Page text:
2019’s Joseph Grady Wright is drawing comparisons to J.J. Redick | Youth1

2019’s Joseph Grady Wright is drawing comparisons to J.J. Redick

Joseph Grady Wright is one of the best players from the Niceville, FL area in the Class of 2019.

 

The 6-foot-3 Wright, who attends Rocky Bayou Christian School, is a dynamic player that works as a shooting guard.

 

Wright, from Europe,  has earned plenty of recognition during his outstanding career, such as: First-Team All-Tournament and First-Team All-Region (European awards) and First-Team All-Region in 2017-18.

 

Wright is humbled by the accolades.  

 

“I was proud of myself, my team, my coaches, my family and fans that helped me along the way. When I was recognized I was extremely humbled and grateful that my hard work paid off,” Wright said. “I was thankful for everyone that helped me along the way.”

 

No matter the opponent, every game Wright is determined to give it his all.

 

Wright is going all out.

 

The motor is always at full throttle whenever Wright steps between the lines.

 

“My mindset is to do whatever it takes to win and have fun doing it,” Wright said.

 

Wright has great passion and energy whenever he’s on the gridiron. Wright tells why he enjoys the game of basketball so much.

 

“I just love the game. I don’t know any one thing I love about it more than the next,” Wright said. “I have just always loved the game and enjoyed playing it.”

 

Wright has learned many valuable lessons from playing basketball that he applies to his everyday life.

 

The main one is applying perspective to all situations.

 

“Basketball has taught me that you have to fight and put in work if you want to succeed. Basketball has taught me that in order to get the respect of your team, you don’t only have to talk the talk, you have to walk the walk,” Wright said. “Basketball has taught me perseverance, how to never give up and give my all for every minute I am in the game. How important a good leader is to the success of the team and team dynamics. How to be a good leader and how to be a good follower. How players need to understand their role on the team or else the team won’t be as successful as it could be.”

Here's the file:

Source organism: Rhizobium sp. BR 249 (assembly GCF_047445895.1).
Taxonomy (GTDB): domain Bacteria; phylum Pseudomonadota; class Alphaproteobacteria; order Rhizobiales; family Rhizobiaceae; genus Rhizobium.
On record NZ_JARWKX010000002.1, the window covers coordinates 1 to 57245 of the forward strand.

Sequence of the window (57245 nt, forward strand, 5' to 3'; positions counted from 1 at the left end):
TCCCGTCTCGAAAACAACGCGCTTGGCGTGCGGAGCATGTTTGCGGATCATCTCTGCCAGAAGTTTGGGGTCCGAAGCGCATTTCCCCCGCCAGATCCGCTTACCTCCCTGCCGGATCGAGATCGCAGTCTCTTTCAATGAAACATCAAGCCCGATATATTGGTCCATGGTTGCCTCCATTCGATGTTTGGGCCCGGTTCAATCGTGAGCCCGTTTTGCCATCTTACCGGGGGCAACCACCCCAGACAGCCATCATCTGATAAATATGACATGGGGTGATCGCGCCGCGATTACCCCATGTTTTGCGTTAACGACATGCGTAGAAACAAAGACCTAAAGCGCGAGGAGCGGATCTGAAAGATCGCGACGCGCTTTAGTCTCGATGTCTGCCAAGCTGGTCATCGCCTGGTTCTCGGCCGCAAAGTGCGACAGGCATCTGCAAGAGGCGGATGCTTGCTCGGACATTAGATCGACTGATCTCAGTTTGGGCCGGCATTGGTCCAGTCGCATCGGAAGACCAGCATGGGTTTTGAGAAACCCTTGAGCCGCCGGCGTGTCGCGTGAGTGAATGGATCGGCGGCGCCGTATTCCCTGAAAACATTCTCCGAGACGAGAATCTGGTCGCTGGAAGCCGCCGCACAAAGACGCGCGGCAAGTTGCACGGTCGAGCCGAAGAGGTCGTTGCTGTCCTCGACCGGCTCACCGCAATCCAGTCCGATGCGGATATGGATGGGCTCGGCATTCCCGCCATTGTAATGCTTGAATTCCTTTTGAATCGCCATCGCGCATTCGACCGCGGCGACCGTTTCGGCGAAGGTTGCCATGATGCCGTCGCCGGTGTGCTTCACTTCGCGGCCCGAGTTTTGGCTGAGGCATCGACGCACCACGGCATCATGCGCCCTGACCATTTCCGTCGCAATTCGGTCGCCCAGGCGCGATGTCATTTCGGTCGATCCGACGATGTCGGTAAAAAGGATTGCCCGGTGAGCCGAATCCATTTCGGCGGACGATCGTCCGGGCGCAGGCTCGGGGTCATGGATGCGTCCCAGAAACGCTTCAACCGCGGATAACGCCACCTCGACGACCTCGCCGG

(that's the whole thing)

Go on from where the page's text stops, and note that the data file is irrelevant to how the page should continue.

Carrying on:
Wright recalls his favorite basketball memory.

 

“When we played K-Town one Saturday morning, and we had just gotten blown out the night before,” Wright said. “Thankfully, the game was different, and we changed our defensive game plan and won by double digits. I was so surprised and elated. It was the best feeling.”

 

Rob Hubbs is in his first season coaching Wright for Rocky Bayou Christian School.

 

Hubbs explains the best parts of Wright’s game.

 

“He can play all five positions. 1. Handles the ball well and good vision. 2. Great 3 ball but can take a guy off the dribble if need be. 3,4,5 big enough with good post up fundamentals to bang in the paint and out grit bigger players height and weight wise,” Hubbs said. “I like he is savvy enough to understand what our team needs in given situations and can adapt and excel at each spot giving our team flexibility. Communicates well with his teammates without having spent years growing up together. “

 

Wright takes his role as one of the leaders on the team very seriously. Wright makes sure he’s a daily positive influence on his peers.

 

“I try to always encourage my teammates on the court with positivity. If they make a mistake or have a bad attitude or off-court problems then I’ll take them aside and critique and talk to them privately. If my teammate falls I will help them up and I always have my teammates’ back on and off the court. A basketball team is a family, and I treat my teammates as I would my family,” Wright said. “One of my buddies in England was struggling with confidence and I told him he would only ever be as good as he allowed himself to be, and to keep shooting and keep his head in the game.”